Thousands of people have been emailing LI, asking one and only one question: who are you looking at in fall fashion this year? We have, of course, been remiss in not linking to more fashion blogging, but to answer the questions that keep pouring in: keep you eye on Isabel Marant. If Santogold is Summer, 2008, Isabel Marant is fall, 2008 . Now, people like to say that Isabel is not fashion forward, but is – watch for the patronizing tone! – wearable. Marant is anything but hieratic, having an intuitive feel for the accepting line, for the energy produced by the moving body. No, she isn’t loading the fashion system on the shoulders of her girls, or vying to produce some intergalactic silhouette a la Martin Margiela. There is a reason that this year, her show was in a big tent at the foot of the Eiffel Tower with a long long walk – acceptance is all about movement, as you can see here. So, I hope that satisfies LI’s many, many many questioners.

Marx, Gramsci and Honour Penury

A curious thing happened to Jane Ellard in 1738. Ellard was walking in Grosvenor Square when – well, this is her account: ... two Women came up to me from the other Side of the Way, and told me I had a mighty pretty Gown on; - pray, says one of them, what did it cost a Yard? I informed them what I gave for it; Oh! 'tis a sweet pretty Thing they said, - pray which Way are you walking? I told them I was going to look after a Place; they said I should have the Refusal of two or three very good Places, and if I would tell them where I liv'd, they certainly would come and give me Directions about them. I told them that I should be very much obliged to them, and that I lodged at Mr. Pullen's, in George-Alley , by the Ditch Side. The next Day as the Bells rung Eleven, they came up Stairs; I am very positive to the Prisoner; the other Woman that was with her pass'd for the Prisoner's Mistress. I asked them about the Place they were to help me to, but they told me they we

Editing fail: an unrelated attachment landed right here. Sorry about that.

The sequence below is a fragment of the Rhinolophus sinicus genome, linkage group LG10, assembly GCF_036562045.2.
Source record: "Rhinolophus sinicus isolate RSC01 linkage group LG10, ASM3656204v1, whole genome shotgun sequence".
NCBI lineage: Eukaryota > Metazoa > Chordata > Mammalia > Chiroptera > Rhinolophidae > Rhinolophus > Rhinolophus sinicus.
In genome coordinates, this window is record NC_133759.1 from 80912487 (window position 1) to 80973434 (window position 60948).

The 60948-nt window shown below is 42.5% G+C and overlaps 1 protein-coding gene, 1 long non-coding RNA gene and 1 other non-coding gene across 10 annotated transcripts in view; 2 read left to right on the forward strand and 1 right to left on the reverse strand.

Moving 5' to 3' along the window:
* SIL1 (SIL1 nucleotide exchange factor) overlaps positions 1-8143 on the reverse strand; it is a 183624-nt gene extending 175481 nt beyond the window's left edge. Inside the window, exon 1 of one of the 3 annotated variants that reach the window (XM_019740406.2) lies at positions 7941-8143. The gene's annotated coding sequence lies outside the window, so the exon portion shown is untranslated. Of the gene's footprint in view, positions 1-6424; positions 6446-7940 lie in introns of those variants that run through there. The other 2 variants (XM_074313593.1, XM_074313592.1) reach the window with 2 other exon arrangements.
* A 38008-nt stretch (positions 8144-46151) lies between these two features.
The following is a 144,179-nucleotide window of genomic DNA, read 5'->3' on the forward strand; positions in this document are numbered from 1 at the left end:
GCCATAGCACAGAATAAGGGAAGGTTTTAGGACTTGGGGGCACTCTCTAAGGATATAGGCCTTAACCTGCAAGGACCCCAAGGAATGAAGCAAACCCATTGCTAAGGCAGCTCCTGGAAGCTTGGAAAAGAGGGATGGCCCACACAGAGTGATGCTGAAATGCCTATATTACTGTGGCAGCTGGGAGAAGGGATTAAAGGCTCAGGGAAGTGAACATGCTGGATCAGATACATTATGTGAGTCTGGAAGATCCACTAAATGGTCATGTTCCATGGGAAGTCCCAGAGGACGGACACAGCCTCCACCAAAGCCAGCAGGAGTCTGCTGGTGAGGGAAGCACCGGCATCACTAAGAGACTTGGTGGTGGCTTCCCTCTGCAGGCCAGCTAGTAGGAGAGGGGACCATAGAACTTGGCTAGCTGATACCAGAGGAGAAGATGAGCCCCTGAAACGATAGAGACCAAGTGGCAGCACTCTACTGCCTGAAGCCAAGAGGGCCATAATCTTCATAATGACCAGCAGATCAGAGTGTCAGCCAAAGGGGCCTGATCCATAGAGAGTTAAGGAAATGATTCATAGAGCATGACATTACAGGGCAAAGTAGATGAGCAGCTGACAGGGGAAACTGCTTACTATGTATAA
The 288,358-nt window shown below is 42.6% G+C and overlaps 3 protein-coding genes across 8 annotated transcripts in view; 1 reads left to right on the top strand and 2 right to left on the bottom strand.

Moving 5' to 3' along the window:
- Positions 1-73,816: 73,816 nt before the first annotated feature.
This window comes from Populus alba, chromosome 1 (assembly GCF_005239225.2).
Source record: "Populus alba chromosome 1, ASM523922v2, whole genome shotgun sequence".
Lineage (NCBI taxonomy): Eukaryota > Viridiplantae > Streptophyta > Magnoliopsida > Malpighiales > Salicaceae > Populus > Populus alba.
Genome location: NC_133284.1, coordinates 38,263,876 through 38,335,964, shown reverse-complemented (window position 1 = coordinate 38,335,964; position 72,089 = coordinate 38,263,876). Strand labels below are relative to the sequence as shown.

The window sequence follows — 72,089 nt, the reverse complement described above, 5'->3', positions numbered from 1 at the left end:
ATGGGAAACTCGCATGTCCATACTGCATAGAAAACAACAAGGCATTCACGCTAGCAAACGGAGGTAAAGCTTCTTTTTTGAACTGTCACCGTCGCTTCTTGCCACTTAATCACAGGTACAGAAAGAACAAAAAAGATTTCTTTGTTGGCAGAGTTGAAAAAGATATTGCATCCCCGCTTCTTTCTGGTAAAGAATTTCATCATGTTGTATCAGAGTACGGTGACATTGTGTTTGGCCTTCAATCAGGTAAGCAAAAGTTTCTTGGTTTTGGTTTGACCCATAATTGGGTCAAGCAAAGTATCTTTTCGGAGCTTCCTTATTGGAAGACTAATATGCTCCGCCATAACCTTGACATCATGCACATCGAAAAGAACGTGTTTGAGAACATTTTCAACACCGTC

The 'language' of emotion